When thinking about your companies fraud risk there are a number of factors to consider, and understand to mitigate that risk. One of the first things to consider is the size of your organization; the level of risk will scale with the size of your company. Secondly, the type of organization you run can also indicate some of your fraud risk, if you are a non-profit or government entity you will have a much higher risk for fraud than all others. Lastly is the industry you operate in, if you are in financial services or banking you will have a high risk of fraud, same with retail. In this blog I’ll try to help you understand how to build in fraud protection based on these different factors.
When considering the size of your organization it is best to know that you will need internal controls, and they should be implemented as strong as possible regardless of size. You should always assume that your company is too large for you to monitor at all times, even if it isn’t, once you operate under this assumption you will need internal controls that can deter even the most creative fraud schemes. When the size of a company grows, so does the ability for someone to get lost in the weeds so to speak, this means that they are a much smaller part of the team, and the amount of money they are dealing with might be small but over time can become extremely large. Remember most fraud schemes span well beyond a year before beyond discovered, and the bigger your company is the longer this could be.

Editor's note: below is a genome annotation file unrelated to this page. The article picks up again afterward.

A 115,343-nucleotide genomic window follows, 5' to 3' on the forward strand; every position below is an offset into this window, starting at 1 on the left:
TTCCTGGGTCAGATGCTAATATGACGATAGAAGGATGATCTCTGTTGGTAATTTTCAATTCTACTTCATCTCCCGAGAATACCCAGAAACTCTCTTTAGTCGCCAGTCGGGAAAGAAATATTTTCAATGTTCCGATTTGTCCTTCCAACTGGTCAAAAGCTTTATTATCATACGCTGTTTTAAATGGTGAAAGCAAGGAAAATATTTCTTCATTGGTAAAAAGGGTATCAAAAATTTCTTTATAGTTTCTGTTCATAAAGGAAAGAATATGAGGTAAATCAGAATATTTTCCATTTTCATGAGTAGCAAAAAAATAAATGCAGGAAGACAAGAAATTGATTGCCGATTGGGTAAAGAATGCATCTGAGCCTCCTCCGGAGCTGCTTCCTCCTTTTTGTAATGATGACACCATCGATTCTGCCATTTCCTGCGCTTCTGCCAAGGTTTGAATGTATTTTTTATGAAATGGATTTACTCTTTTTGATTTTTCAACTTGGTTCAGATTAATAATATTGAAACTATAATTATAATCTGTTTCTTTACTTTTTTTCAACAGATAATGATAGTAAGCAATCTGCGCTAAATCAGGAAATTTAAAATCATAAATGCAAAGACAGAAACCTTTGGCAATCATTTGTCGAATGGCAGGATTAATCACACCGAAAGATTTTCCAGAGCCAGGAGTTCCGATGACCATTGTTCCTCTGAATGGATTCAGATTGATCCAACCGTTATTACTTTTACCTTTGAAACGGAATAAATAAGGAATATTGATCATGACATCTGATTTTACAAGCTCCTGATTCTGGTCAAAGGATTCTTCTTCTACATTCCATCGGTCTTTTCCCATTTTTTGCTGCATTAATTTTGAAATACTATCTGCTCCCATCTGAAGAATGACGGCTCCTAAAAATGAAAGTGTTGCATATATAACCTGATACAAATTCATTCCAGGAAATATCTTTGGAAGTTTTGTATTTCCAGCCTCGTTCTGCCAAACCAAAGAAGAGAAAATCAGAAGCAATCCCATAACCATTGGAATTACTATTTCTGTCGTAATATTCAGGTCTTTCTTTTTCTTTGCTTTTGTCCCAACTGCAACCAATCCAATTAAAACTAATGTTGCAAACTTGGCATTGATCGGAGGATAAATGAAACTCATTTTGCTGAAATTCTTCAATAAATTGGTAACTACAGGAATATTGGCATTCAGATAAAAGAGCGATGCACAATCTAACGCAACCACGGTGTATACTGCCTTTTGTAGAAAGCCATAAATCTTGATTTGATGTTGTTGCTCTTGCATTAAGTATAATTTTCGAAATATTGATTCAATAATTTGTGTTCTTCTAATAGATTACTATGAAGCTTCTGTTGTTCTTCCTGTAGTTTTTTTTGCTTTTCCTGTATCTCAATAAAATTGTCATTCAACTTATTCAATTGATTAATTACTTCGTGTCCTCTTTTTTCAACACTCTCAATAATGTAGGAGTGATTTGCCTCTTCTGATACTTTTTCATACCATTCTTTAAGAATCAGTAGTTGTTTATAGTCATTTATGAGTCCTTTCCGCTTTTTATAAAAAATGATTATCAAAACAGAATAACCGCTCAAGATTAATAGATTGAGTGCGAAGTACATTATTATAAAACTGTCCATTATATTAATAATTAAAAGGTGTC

Internal controls are a fantastic way to control risk within an organization for all of these factors, but when it comes to type of entity sometimes audits may be equally important for mitigating fraud. A lot of non-profits and government entities receive external audits, but the scope of these audits are almost always too narrow for finding fraud. We know from the ACFE that non-profits and government entities have an extremely high rate of fraud and are audited frequently so why would I recommend more audits? Well, in most situations people know the audits are coming, they know what will typically be looked for, and they know that it will be done pretty quickly. Asking for a new audit team, or an entirely new firm to conduct the audit could be helpful to deterring fraud.
If your company is in a higher risk industry such as the financial services, banking, or retail industries you are at a higher risk for fraud. Understanding the fraud du jour, or fraud of the day for your industry can help you understand how to stop fraud before it happens. One of the best tools in this area is not just understanding and creating internal controls to stop fraud but also having a tip line that is anonymous. The number one fraud detection method is tipsters and giving your employees the opportunity to anonymously report fraud if they believe it is occurring.
Please take the opportunity to follow this blog or leave a comment.